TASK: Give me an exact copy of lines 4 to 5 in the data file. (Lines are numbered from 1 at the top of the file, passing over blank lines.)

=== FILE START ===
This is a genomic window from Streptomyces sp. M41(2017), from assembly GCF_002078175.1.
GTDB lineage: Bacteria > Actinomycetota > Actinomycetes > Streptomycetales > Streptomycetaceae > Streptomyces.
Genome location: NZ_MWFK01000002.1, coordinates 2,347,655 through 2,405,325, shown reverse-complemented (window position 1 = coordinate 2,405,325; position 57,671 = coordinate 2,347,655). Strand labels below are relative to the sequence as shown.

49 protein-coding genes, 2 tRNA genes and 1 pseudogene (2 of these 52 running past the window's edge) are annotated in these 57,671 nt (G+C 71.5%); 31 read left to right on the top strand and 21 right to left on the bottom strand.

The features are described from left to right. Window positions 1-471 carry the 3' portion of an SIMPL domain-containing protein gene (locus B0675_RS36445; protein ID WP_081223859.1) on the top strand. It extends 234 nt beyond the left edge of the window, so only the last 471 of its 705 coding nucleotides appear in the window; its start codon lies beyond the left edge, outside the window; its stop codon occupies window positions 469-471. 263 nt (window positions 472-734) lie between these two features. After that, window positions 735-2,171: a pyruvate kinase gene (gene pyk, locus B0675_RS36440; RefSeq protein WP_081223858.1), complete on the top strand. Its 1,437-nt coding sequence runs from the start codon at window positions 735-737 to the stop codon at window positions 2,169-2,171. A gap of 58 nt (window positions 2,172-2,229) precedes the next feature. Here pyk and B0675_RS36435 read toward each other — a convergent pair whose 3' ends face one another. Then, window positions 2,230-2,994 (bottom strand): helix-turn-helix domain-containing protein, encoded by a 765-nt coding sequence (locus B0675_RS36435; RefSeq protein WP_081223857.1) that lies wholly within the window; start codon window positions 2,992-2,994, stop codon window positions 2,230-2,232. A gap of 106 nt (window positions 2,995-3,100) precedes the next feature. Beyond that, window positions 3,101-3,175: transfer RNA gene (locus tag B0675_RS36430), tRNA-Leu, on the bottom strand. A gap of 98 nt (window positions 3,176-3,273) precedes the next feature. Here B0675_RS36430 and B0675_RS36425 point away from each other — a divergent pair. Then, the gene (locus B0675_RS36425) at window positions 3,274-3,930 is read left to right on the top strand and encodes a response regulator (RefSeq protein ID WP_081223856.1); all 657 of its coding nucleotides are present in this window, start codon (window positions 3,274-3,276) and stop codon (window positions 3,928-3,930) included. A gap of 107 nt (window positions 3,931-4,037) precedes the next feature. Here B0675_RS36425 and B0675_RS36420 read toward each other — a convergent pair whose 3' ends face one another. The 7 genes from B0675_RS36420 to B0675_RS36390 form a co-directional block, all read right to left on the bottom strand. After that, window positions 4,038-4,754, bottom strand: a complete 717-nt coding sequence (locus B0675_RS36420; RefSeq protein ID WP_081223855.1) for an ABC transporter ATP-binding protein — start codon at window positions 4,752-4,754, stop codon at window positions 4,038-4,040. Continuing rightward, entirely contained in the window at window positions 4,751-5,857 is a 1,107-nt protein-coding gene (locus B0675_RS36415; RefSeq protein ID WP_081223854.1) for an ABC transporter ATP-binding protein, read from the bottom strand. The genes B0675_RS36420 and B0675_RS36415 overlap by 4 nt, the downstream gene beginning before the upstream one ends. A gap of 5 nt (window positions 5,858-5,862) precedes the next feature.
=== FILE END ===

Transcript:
49 protein-coding genes, 2 tRNA genes and 1 pseudogene (2 of these 52 running past the window's edge) are annotated in these 57,671 nt (G+C 71.5%); 31 read left to right on the top strand and 21 right to left on the bottom strand.

The features are described from left to right. Window positions 1-471 carry the 3' portion of an SIMPL domain-containing protein gene (locus B0675_RS36445; protein ID WP_081223859.1) on the top strand. It extends 234 nt beyond the left edge of the window, so only the last 471 of its 705 coding nucleotides appear in the window; its start codon lies beyond the left edge, outside the window; its stop codon occupies window positions 469-471. 263 nt (window positions 472-734) lie between these two features. After that, window positions 735-2,171: a pyruvate kinase gene (gene pyk, locus B0675_RS36440; RefSeq protein WP_081223858.1), complete on the top strand. Its 1,437-nt coding sequence runs from the start codon at window positions 735-737 to the stop codon at window positions 2,169-2,171. A gap of 58 nt (window positions 2,172-2,229) precedes the next feature. Here pyk and B0675_RS36435 read toward each other — a convergent pair whose 3' ends face one another. Then, window positions 2,230-2,994 (bottom strand): helix-turn-helix domain-containing protein, encoded by a 765-nt coding sequence (locus B0675_RS36435; RefSeq protein WP_081223857.1) that lies wholly within the window; start codon window positions 2,992-2,994, stop codon window positions 2,230-2,232. A gap of 106 nt (window positions 2,995-3,100) precedes the next feature. Beyond that, window positions 3,101-3,175: transfer RNA gene (locus tag B0675_RS36430), tRNA-Leu, on the bottom strand. A gap of 98 nt (window positions 3,176-3,273) precedes the next feature. Here B0675_RS36430 and B0675_RS36425 point away from each other — a divergent pair. Then, the gene (locus B0675_RS36425) at window positions 3,274-3,930 is read left to right on the top strand and encodes a response regulator (RefSeq protein ID WP_081223856.1); all 657 of its coding nucleotides are present in this window, start codon (window positions 3,274-3,276) and stop codon (window positions 3,928-3,930) included. A gap of 107 nt (window positions 3,931-4,037) precedes the next feature. Here B0675_RS36425 and B0675_RS36420 read toward each other — a convergent pair whose 3' ends face one another. The 7 genes from B0675_RS36420 to B0675_RS36390 form a co-directional block, all read right to left on the bottom strand. After that, window positions 4,038-4,754, bottom strand: a complete 717-nt coding sequence (locus B0675_RS36420; RefSeq protein ID WP_081223855.1) for an ABC transporter ATP-binding protein — start codon at window positions 4,752-4,754, stop codon at window positions 4,038-4,040. Continuing rightward, entirely contained in the window at window positions 4,751-5,857 is a 1,107-nt protein-coding gene (locus B0675_RS36415; RefSeq protein ID WP_081223854.1) for an ABC transporter ATP-binding protein, read from the bottom strand. The genes B0675_RS36420 and B0675_RS36415 overlap by 4 nt, the downstream gene beginning before the upstream one ends. A gap of 5 nt (window positions 5,858-5,862) precedes the next feature.